A policy may be considered well-balanced if it is attacked fiercely by two opposing extremes in the surrounding debate.
Perhaps this is not always the case, but it is a reasonable rule of thumb, and it sprung to mind yesterday after the government announced a quick review of the exciting yet eye-wateringly expensive High Speed 2 project.
Former infrastructure tsar and Remain-fanatic Lord Adonis said the review was “as stupid as you can get” while campaign group Stop HS2 screamed that existing work on the link must be stopped immediately “because irreparable damage is being done right now to unique habitats and ancient woodlands”.
Opponents of HS2 pointed fingers at members of the review and adjoining advisory panel who have traditionally supported the scheme, while supporters bemoaned the inclusion of HS2 sceptics.
For those of a pragmatic perspective, the inclusion of both suggests balance and a sensible way of ensuring a robust review takes place – neither a whitewash nor a hatchet job.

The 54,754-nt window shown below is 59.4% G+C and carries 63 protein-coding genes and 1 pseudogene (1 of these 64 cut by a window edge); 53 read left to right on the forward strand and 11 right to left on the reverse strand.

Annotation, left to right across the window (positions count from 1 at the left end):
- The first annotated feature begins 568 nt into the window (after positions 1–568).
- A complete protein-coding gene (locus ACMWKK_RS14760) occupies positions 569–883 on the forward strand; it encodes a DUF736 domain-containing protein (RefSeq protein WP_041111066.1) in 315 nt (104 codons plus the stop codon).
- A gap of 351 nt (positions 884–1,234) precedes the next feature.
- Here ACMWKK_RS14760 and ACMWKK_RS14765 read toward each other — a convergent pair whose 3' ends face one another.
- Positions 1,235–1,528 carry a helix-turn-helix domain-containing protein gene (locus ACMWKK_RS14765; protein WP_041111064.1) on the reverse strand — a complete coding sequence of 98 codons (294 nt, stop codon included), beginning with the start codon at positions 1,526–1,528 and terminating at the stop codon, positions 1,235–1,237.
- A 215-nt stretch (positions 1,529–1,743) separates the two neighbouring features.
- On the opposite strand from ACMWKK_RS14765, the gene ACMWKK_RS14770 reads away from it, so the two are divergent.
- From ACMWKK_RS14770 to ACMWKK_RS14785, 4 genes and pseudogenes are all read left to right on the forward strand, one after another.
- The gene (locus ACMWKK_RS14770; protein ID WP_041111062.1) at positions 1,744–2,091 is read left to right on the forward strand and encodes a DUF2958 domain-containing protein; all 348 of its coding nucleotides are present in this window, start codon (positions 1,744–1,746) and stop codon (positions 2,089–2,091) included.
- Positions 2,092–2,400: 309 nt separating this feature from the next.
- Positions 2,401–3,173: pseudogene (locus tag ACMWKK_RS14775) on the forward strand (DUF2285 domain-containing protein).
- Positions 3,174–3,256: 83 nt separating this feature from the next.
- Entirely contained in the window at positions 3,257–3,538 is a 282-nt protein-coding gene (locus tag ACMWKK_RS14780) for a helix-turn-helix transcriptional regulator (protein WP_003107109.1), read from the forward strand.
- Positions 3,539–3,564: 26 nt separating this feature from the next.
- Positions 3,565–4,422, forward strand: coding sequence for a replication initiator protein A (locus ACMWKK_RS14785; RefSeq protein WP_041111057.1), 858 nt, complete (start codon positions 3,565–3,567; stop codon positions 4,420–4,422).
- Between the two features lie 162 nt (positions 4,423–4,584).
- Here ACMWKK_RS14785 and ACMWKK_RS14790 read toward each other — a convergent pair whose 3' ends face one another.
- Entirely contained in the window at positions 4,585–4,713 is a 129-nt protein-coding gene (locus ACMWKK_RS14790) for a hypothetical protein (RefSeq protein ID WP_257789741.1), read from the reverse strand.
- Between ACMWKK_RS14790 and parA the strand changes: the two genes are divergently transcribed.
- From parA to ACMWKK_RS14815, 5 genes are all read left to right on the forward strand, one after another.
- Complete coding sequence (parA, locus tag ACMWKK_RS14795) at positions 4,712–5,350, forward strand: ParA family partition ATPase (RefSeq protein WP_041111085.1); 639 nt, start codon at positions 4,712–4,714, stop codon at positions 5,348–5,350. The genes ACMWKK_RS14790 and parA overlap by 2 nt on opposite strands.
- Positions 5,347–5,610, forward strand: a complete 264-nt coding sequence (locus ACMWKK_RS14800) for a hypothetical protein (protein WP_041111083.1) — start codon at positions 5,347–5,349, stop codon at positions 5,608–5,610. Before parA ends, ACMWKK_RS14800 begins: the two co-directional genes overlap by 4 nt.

The list of people involved in the review includes rail gurus, engineers, former business lobbyists and central bankers, and even ex-John Lewis boss Andy Street (who is now mayor of the west Midlands).
Some opponents of the review have fallen for what economists call the sunk cost fallacy, a belief that one must push ahead with a plan in light of previously invested resources.
While billions have already been thrown at HS2, the prospect of a ballooning budget expanding towards £100bn cannot be ignored. Each part of the programme must be fiscally justified and if there are reasonable efficiencies to be found, then so be it. Taxpayers deserve nothing less.
Westminster’s cynics believe the review is a convenient way for Boris Johnson to sideline a divisive issue during an upcoming election campaign. They may be right – who knows? – but either way, this review is a good outcome.
Impulsively scrapping the project would be irresponsible given the UK’s desperate need for new infrastructure, yet it cannot be allowed to continue with a blank cheque. The review won’t take long, and will hopefully allow the government to make a more detailed and practical decision on how to proceed.
Main image credit: Getty